Perhaps Obama was thinking of Schechter Poultry v. U.S., the 1935 case in which the court ruled that the National Industrial Recovery Act exceeded the authority granted by the Commerce Clause. His press secretary, Jay Carney, muddled matters further the next day, when he said the president either was "referring to 85 years of judicial precedent" or making "an unremarkable observation about 80 years of Supreme Court history," implying that the crucial year was 1927 or 1932.
In any event, the challenge to the health care law was deliberately designed to avoid reconsideration of the Court's Commerce Clause precedents, including Wickard v. Filburn, the 1942 ruling that said Congress has the authority to stop a farmer from growing wheat for his own use because such self-reliance reduces aggregate demand, thereby exerting "a substantial economic effect on interstate commerce." Since then this absurdly broad "substantial effects" doctrine has proven spacious enough to accommodate virtually everything Congress has tried to do under the pretext of regulating interstate commerce.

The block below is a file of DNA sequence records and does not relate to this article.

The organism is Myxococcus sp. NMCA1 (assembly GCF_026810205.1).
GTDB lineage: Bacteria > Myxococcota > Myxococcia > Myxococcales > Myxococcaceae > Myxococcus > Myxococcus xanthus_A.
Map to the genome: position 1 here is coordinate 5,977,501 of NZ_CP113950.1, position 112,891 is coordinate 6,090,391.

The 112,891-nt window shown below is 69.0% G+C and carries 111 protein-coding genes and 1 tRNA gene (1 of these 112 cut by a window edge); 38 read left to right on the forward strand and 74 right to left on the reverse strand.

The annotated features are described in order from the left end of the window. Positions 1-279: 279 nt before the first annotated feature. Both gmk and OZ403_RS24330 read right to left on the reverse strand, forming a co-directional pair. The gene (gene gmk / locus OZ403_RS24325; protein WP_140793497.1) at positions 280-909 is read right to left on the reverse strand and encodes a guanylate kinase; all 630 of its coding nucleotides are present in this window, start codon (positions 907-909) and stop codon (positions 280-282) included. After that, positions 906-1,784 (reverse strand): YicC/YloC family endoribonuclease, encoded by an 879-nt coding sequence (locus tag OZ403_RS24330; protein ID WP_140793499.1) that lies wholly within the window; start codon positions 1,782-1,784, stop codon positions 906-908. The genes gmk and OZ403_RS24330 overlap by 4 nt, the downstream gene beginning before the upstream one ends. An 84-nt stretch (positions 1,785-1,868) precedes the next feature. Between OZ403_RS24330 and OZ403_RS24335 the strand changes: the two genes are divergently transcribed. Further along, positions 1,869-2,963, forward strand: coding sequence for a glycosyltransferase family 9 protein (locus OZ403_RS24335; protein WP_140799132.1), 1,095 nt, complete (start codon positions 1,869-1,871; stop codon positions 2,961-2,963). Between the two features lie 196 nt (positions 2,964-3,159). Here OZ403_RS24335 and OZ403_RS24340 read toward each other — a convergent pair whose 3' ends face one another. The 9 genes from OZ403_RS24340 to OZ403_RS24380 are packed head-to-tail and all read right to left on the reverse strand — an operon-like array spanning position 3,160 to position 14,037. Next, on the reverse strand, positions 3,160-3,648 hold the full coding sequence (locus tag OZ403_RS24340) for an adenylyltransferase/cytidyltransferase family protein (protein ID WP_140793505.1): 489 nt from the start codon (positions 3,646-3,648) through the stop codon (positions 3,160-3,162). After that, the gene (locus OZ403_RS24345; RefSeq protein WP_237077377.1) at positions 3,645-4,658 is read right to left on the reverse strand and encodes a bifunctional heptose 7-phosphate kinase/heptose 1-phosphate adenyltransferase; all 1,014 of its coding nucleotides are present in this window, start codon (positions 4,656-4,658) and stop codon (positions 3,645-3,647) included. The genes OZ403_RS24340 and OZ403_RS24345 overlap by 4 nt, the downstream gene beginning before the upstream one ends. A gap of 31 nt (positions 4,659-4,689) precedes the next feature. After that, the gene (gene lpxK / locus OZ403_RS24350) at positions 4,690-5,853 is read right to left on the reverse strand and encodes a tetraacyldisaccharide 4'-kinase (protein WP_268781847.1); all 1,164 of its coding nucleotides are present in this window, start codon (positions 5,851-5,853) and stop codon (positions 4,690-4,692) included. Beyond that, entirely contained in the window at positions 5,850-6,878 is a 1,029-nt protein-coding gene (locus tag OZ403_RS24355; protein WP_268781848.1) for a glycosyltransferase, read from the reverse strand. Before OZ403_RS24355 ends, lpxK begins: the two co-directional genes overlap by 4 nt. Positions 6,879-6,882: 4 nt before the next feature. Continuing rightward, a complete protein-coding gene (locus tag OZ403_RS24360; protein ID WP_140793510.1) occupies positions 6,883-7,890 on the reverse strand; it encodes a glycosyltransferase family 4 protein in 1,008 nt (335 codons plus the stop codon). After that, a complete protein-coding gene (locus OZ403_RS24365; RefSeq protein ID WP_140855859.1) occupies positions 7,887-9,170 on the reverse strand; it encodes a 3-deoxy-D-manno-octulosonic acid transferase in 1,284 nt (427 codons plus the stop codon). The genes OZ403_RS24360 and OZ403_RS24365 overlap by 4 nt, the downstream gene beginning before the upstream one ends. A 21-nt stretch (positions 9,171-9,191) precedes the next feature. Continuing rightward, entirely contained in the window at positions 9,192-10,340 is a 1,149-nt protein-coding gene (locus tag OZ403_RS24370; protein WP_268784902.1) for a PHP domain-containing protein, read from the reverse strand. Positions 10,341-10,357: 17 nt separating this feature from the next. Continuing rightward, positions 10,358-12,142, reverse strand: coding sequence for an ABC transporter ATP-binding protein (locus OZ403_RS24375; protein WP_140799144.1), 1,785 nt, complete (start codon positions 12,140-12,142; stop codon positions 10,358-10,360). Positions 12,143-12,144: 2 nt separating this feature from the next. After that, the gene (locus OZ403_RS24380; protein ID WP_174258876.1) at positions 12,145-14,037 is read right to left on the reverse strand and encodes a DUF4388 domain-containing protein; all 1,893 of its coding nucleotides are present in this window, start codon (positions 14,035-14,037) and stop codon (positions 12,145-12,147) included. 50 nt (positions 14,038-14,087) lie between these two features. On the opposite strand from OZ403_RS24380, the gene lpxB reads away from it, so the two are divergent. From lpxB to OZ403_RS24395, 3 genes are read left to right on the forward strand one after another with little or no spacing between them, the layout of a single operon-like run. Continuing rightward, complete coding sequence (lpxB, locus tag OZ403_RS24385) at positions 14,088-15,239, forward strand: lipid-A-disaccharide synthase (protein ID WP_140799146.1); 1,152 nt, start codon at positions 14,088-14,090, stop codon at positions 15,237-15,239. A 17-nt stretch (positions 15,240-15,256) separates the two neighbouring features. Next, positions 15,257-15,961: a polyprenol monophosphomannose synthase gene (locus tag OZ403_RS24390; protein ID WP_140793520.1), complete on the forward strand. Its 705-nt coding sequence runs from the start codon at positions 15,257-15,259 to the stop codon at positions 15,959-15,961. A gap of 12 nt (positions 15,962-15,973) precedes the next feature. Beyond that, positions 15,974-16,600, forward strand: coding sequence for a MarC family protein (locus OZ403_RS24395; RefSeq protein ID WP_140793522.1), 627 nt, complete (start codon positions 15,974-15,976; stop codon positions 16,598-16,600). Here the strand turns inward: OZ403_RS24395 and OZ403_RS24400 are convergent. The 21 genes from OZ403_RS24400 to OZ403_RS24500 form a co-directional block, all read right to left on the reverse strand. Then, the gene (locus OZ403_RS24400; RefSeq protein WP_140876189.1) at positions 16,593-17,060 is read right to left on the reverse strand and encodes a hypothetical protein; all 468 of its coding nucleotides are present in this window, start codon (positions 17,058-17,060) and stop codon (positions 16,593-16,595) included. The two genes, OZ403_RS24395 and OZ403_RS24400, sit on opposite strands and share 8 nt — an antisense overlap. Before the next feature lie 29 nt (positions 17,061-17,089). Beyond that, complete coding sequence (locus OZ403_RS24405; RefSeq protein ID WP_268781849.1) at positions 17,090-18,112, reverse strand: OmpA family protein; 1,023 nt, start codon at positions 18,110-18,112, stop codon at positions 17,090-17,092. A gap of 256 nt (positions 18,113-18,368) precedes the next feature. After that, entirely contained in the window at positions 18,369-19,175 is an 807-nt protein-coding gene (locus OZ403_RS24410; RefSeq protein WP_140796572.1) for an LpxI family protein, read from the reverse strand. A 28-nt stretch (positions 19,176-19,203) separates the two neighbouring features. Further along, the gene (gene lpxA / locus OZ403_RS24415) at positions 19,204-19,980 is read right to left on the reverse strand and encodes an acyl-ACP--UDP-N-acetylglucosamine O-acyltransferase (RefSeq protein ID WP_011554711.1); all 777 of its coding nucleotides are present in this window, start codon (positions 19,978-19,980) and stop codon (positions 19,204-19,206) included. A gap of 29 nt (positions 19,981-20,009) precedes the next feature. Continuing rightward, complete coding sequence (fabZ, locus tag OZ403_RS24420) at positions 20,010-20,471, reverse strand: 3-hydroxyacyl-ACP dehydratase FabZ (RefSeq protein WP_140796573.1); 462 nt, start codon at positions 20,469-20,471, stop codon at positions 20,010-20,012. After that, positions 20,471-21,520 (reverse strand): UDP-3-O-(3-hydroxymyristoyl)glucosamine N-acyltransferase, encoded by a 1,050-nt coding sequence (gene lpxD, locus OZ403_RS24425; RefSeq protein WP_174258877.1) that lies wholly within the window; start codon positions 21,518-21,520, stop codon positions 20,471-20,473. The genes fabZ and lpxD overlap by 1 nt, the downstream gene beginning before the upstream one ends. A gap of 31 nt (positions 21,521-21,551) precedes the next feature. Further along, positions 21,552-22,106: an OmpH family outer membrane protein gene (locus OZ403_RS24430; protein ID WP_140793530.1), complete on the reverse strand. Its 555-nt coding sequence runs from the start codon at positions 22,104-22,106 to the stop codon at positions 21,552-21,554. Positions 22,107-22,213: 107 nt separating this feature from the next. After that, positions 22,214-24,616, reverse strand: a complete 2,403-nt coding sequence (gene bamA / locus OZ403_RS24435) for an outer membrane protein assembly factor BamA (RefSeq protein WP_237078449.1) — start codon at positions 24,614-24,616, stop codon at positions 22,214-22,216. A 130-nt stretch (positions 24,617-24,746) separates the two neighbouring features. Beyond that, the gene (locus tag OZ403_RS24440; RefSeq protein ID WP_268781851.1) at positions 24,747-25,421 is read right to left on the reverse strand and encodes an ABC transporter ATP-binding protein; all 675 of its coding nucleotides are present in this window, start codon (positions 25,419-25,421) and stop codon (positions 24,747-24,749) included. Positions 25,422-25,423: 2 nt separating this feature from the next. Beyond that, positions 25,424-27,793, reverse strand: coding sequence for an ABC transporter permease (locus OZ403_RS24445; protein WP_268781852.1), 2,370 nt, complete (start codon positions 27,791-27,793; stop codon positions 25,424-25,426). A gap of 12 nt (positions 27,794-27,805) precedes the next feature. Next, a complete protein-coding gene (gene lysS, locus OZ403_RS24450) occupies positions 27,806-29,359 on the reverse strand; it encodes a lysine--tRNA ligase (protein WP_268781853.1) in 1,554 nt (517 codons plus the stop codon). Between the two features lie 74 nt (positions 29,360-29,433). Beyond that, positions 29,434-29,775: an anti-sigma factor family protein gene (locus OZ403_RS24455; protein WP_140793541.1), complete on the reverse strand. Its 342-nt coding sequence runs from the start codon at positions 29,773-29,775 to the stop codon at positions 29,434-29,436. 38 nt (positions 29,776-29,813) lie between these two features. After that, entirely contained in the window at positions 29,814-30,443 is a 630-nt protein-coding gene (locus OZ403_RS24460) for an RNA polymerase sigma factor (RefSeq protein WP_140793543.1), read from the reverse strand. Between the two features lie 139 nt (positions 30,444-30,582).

Obama's claims about the Republican fiscal plan were similarly overwrought. Like Obama, the Republicans want to increase spending, just not by quite as much. They imagine a total of $40 trillion in spending during the next decade, compared to Obama's $45 trillion.
"If everything goes according to plan," notes Mercatus Center economist Veronique de Rugy, "we won't have a balanced budget for decades." The Republican proposal -- which, as Investor's Business Daily analyst John Merline points out, begins by spending 46 percent more, adjusted for inflation, than Bill Clinton did during his last year in office -- adds $3.1 trillion to the national debt by 2022. Sadly, there's nothing radical about that.